At the trial before Justice Leibowitz and a jury, the statements which Simons had given to the police were introduced into evidence. He was found guilty on all three counts in the indictment and was sentenced as a second felony offender. On appeal the Appellate Division, Second Department, remitted the case to the trial court for a Huntley hearing to inquire into the voluntariness of the statements made by Simons prior to his arraignment (24 A.D.2d 500). In the interim, the appeal was held in abeyance. The Huntley hearing resulted in a finding of voluntariness and the Appellate Division then, by a split court, affirmed the conviction and the Huntley hearing determination. Justice Hopkins, the sole dissenter, granted leave to appeal to this court.
It is well established in this State that once the "judicial process" has been invoked against an accused, the right to counsel automatically attaches and any statements made in the absence of counsel are inadmissible, unless the right to counsel was effectively waived (People v. Bodie, 16 N.Y.2d 275). The defendant contends that the issuance of the parole warrant commenced a judicial proceeding and, therefore, the statements that he made to the police in the absence of counsel were inadmissible. It is conceded in the defendant's reply brief that a parole violation proceeding is not a judicial proceeding. He argues, however, that the parole warrant in this case was not issued to initiate a parole violation proceeding. "Instead it was issued for the purpose of arresting [the defendant] in connection with the robbery investigation, and it thus initiated a judicial proceeding against the defendant culminating in his trial and conviction on the robbery charge." It seems to us that this contention lacks merit. Indeed, it suggests a Machiavellian conspiracy engaged in by the police and the parole authorities for the express purpose of depriving the defendant of his rights. Such a suggestion is simply not borne out by the record. The Huntley hearing Judge found, among others, the following facts:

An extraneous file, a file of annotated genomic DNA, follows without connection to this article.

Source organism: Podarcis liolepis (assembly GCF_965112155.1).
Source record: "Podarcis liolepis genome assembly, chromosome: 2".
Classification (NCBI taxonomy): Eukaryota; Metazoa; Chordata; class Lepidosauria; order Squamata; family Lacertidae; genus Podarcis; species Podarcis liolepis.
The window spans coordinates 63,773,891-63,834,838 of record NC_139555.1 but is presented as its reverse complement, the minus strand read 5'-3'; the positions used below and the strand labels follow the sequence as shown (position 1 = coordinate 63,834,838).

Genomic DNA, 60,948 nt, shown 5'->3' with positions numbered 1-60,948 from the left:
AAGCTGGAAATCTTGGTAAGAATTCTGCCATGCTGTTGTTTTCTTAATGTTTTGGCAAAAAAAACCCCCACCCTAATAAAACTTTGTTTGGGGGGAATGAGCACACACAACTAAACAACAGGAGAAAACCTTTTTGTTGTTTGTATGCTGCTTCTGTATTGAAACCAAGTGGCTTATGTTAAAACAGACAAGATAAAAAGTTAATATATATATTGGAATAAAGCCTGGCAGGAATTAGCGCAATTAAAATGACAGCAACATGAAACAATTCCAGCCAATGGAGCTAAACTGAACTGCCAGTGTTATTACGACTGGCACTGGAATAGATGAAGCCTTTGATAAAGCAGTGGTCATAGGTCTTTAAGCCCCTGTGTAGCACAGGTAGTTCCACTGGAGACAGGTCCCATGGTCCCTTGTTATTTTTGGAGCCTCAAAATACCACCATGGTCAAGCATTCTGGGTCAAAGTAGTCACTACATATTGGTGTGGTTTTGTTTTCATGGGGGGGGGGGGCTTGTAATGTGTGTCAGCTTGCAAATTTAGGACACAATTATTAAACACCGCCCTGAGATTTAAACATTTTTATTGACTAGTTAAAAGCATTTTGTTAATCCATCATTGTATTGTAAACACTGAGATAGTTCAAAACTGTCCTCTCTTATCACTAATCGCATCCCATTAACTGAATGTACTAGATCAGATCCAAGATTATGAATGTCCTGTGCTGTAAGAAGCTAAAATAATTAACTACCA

"That on February 13, 1962, after having ascertained that the defendant was not at home and that his whereabouts were unknown, the detectives notified the New York State Parole Board, and more particularly the defendant's parole officer, of the defendant's alleged participation in the robbery, and their ascertainment that the defendant Simons had not been home and his whereabouts were unknown.